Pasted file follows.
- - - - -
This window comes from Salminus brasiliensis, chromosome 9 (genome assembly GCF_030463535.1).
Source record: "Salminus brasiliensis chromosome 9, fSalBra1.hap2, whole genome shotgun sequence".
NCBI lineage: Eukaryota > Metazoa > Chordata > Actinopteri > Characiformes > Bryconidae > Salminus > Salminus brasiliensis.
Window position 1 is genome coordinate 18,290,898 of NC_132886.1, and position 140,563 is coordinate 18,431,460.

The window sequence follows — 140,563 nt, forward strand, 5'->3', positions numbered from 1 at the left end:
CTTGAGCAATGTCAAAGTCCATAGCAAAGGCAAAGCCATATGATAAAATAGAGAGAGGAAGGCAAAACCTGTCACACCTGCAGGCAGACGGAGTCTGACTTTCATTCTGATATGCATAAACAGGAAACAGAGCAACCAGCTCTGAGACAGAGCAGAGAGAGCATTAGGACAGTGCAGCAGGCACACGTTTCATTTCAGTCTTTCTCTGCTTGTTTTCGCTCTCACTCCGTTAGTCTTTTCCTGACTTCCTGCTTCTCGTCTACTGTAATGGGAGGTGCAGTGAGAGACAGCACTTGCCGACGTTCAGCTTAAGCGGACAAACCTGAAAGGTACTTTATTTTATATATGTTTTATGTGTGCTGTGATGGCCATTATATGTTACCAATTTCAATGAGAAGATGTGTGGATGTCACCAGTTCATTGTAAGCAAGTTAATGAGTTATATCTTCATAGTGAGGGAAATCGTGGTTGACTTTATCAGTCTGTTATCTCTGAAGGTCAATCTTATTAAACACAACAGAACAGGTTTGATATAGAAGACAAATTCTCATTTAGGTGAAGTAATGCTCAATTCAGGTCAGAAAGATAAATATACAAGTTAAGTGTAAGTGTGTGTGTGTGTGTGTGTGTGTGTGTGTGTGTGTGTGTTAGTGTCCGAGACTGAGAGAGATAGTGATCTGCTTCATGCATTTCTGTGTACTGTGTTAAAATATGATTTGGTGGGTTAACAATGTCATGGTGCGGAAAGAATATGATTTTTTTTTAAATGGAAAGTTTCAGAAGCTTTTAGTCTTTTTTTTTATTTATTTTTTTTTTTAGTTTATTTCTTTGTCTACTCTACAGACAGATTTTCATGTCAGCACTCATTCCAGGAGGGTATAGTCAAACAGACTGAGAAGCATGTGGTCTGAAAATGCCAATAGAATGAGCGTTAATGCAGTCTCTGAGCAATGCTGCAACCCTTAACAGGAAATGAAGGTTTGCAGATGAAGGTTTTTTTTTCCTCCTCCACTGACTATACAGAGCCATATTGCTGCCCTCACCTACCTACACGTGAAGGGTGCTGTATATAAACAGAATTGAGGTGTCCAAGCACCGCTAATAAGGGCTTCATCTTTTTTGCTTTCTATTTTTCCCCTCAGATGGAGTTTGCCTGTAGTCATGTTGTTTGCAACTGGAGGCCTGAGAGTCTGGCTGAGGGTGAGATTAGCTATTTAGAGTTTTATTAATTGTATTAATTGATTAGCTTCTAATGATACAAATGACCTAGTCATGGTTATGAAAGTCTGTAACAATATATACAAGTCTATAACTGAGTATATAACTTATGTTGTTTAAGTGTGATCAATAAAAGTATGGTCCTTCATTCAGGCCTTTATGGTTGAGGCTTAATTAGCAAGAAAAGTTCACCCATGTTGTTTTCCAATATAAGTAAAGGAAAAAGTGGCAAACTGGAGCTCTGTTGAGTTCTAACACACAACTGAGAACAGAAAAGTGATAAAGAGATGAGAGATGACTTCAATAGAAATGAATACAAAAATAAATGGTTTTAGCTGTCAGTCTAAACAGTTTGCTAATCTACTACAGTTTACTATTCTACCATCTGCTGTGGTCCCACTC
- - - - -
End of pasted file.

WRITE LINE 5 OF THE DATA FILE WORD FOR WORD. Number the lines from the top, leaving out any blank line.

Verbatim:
The window sequence follows — 140,563 nt, forward strand, 5'->3', positions numbered from 1 at the left end: